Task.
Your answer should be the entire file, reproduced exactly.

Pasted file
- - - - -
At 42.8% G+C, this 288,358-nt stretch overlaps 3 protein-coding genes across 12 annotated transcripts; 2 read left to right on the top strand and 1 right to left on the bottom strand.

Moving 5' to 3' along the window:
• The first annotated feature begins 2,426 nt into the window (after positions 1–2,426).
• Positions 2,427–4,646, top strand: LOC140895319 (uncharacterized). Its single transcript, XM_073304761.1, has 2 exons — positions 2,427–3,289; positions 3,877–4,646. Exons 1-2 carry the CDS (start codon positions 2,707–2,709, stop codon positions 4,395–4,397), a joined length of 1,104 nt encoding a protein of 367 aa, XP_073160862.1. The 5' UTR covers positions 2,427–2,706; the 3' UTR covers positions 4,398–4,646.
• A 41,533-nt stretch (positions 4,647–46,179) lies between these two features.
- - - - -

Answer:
At 42.8% G+C, this 288,358-nt stretch overlaps 3 protein-coding genes across 12 annotated transcripts; 2 read left to right on the top strand and 1 right to left on the bottom strand.

Moving 5' to 3' along the window:
• The first annotated feature begins 2,426 nt into the window (after positions 1–2,426).
• Positions 2,427–4,646, top strand: LOC140895319 (uncharacterized). Its single transcript, XM_073304761.1, has 2 exons — positions 2,427–3,289; positions 3,877–4,646. Exons 1-2 carry the CDS (start codon positions 2,707–2,709, stop codon positions 4,395–4,397), a joined length of 1,104 nt encoding a protein of 367 aa, XP_073160862.1. The 5' UTR covers positions 2,427–2,706; the 3' UTR covers positions 4,398–4,646.
• A 41,533-nt stretch (positions 4,647–46,179) lies between these two features.